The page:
At last season’s big-league camp, infielder prospect Zach Walters caught Nationals Manager Davey Johnson’s eye for athleticism and potential. Walters, 23, was invited back again this season and Johnson again took a particular interest in the switching-hitting shortstop. Johnson even compared him to Ian Desmond, in terms of his development.
Johnson had some advice for the 6-foot-2, 220-pound infielder about how to improve his power stroke. And 112 games into his first full season at Class AAA Syracuse, Walter has 26 home runs, second in the International League, and has produced his best power season yet as a prospect. He was twice named hitter of the week in the league and was selected by opposing coaches as an all-star.
“It may have had a little weight when he said that,” Walters said recently, joking about his spring training conversation with Johnson. “I may have took that to heart a little more. He joked about being from Montana and being a farm boy. ‘Gosh dang, a bale of hay, you can swing a bat. Come on, man, don’t try to hit no singles. You’re no singles hitter.'”
Last year, his first full season in the Nationals system, Walters hit only 12 combined homers between Class A Potomac to Class AA Harrisburg to Syracuse. Overall, he hit .266 with a .302 on-base percentage and his slugging percentage was .418. This season, his slugging percentage has jumped to .539, third best in the International League, and smacked 60 extra-base hits. He is hitting .257 with a low on-base percentage of .287. His OPS, however, is .826.
Syracuse hitting coach Troy Gingrich said Walters has worked to balance himself better during his left-handed swing. Early in the season, during April, Walters was leaning too far forward when he swung and was losing power. The two worked on making sure he kept his head back, which forces him to keep his weight split between his front and back side, so that when his bat made contact with the ball he was more able to drive with more power.
“This year he’s got to where he can gather himself and get to a position where he is behind the ball on contact now,’ Gingrich said. “When he’s behind the ball on contact and having the ability to drive the ball both sides of the ball park anywhere, I mean that’s very special and unique. So now when he’s able to stay in position and he can hit the ball where it’s pitched and let the ball travel, he can hit the ball out of the ballpark really easily.”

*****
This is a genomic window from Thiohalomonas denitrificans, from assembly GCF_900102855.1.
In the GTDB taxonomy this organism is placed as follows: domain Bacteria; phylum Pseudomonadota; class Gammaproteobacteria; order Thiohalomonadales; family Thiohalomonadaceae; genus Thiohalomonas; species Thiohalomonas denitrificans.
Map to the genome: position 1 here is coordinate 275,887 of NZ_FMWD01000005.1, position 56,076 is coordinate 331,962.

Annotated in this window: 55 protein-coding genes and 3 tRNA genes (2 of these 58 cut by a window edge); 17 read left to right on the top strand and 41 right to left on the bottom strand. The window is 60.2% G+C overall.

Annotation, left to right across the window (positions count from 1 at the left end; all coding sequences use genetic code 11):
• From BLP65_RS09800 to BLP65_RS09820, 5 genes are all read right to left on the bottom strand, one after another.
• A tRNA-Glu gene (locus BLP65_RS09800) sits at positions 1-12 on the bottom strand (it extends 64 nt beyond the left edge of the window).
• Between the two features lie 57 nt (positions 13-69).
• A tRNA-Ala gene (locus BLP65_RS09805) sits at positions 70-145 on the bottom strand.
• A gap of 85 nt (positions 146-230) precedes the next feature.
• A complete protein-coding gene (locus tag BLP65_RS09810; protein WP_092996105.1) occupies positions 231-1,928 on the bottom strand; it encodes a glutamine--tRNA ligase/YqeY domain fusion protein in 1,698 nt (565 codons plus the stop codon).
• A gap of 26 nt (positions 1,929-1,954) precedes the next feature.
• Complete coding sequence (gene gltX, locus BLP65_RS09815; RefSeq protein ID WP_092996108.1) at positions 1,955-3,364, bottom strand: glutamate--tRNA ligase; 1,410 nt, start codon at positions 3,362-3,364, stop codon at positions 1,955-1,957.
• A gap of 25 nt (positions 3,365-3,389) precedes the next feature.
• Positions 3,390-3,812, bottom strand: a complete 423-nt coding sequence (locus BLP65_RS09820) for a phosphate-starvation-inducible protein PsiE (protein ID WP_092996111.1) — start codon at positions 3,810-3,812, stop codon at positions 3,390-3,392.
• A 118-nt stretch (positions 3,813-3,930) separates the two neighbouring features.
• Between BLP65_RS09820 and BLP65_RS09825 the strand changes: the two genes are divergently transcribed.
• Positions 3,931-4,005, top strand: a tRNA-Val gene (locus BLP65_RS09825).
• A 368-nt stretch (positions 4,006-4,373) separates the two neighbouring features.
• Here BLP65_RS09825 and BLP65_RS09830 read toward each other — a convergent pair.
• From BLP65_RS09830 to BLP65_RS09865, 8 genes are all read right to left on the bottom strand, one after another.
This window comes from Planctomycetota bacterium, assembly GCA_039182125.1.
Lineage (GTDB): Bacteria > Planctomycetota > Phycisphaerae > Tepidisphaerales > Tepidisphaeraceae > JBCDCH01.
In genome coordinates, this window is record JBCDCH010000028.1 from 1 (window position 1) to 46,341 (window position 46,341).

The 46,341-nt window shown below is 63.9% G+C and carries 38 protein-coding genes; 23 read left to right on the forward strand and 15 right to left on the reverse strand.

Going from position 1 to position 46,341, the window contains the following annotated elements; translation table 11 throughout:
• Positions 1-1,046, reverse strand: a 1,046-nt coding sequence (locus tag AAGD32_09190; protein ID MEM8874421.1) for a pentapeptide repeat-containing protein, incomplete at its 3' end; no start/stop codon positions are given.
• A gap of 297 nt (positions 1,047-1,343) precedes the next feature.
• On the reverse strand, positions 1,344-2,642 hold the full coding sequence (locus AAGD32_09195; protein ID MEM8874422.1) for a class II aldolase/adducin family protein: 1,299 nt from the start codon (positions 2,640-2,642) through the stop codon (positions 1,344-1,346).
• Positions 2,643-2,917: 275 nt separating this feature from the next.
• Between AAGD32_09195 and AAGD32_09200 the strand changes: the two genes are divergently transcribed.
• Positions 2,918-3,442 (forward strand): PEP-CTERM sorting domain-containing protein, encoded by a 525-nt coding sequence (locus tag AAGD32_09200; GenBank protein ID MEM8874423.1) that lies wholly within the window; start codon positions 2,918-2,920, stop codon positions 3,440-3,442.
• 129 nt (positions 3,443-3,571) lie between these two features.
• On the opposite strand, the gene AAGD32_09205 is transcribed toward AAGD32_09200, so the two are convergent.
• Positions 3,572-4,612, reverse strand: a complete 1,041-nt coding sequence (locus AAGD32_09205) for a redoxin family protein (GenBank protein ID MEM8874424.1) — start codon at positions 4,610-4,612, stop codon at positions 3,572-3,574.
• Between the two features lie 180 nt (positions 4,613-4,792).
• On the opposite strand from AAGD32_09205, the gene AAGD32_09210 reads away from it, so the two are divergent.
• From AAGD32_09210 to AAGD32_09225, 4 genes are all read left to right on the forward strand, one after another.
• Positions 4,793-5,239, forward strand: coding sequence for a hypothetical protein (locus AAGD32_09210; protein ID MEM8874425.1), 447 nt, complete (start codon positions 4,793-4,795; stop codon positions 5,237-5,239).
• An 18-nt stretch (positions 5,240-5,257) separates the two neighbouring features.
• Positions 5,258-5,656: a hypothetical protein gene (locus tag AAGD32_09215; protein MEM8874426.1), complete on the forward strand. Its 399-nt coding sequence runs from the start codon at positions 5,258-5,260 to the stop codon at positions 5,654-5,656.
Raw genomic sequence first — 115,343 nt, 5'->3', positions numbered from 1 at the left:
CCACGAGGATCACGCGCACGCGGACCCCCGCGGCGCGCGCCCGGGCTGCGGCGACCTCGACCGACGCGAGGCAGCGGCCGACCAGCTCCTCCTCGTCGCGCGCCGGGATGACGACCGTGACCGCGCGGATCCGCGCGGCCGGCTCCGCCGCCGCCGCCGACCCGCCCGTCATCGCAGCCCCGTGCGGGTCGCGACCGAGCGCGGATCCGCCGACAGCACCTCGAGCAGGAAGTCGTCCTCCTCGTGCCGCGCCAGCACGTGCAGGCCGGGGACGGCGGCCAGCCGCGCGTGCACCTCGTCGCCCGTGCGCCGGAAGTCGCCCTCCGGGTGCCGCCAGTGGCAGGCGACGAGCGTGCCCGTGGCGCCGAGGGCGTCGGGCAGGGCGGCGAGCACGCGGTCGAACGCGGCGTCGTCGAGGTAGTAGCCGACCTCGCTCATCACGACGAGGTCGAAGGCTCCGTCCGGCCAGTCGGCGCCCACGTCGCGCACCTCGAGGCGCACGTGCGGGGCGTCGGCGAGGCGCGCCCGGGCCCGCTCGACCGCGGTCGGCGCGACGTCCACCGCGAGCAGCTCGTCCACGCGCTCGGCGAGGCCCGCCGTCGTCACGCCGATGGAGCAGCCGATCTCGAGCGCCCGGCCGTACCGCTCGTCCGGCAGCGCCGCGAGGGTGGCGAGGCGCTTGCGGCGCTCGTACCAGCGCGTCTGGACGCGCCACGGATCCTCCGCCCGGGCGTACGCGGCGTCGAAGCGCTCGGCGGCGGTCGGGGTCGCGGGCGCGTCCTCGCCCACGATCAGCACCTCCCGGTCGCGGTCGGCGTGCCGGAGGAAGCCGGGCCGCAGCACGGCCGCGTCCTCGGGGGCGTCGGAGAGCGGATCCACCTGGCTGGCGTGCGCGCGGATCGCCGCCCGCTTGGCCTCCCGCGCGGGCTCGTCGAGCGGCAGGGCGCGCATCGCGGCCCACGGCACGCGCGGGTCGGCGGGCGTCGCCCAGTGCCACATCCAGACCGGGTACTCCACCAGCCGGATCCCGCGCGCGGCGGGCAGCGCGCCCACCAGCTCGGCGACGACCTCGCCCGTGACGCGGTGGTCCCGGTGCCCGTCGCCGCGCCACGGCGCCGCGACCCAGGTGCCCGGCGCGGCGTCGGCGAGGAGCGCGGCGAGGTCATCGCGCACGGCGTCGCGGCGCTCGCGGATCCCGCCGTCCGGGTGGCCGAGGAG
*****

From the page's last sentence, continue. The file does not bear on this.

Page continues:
Syracuse Manager Tony Beasley said that Walters is also simply making more contact.
“The main thing is what he hits and what he swings at,” Beasley said. “When he’s pretty zoned on what he likes to hit and what he’s swinging at, he’s producing. He has tremendous power. The ball jumps off his bat on both sides of the plate to all fields. It’s just a matter of him mastering the strike zone and he has gotten much better.”
That is Walters’ biggest area of improvement. He has struck out 109 times in 412 at-bats. He has walked only 14 times. His on-base percentage fell to its lowest of his four-year minor league career when his power numbers went up. Beasley has challenged Walters to cut down on his strikeouts and draw more walks.
“It’s been kind of homework of the week,” Walters said. “Little things I can always improve my weaknesses. That’s one of things where things have gone on. I struck out a ton the first month. Then it was let’s make the swing consistent. Then let’s see how they’re pitching you. Then let’s improve my quality at-bats. Then strike zone. Pitch recognition.”
The Nationals acquired him in 2011 in the Jason Marquis trade with the Arizona Diamondbacks, one of General Manager Mike Rizzo’s better trades. Rizzo turned a starter who mattered little to them into a prospect, and Arizona ate the remaining $2.3 million of Marquis’ salary.
Walters has turned into a legitimate prospect, or perhaps even a trade chip, if needed. He has played 93 games at shortstop this season and committed 25 errors. But he is also capable of playing second or third base, where he played 18 games this season, most after Danny Espinosa was optioned to Syracuse. Beasley continues to remind Walters to keep his feet active in the field and better position himself in front of the ball. But there is no mistaking the strength of Walters’ infield arm strength, rated the best in the system by Baseball America.
Despite a backlog of middle infielders in the organization, Walters remains a name to watch. If he continues his progress, he could be a candidate for a September call-up.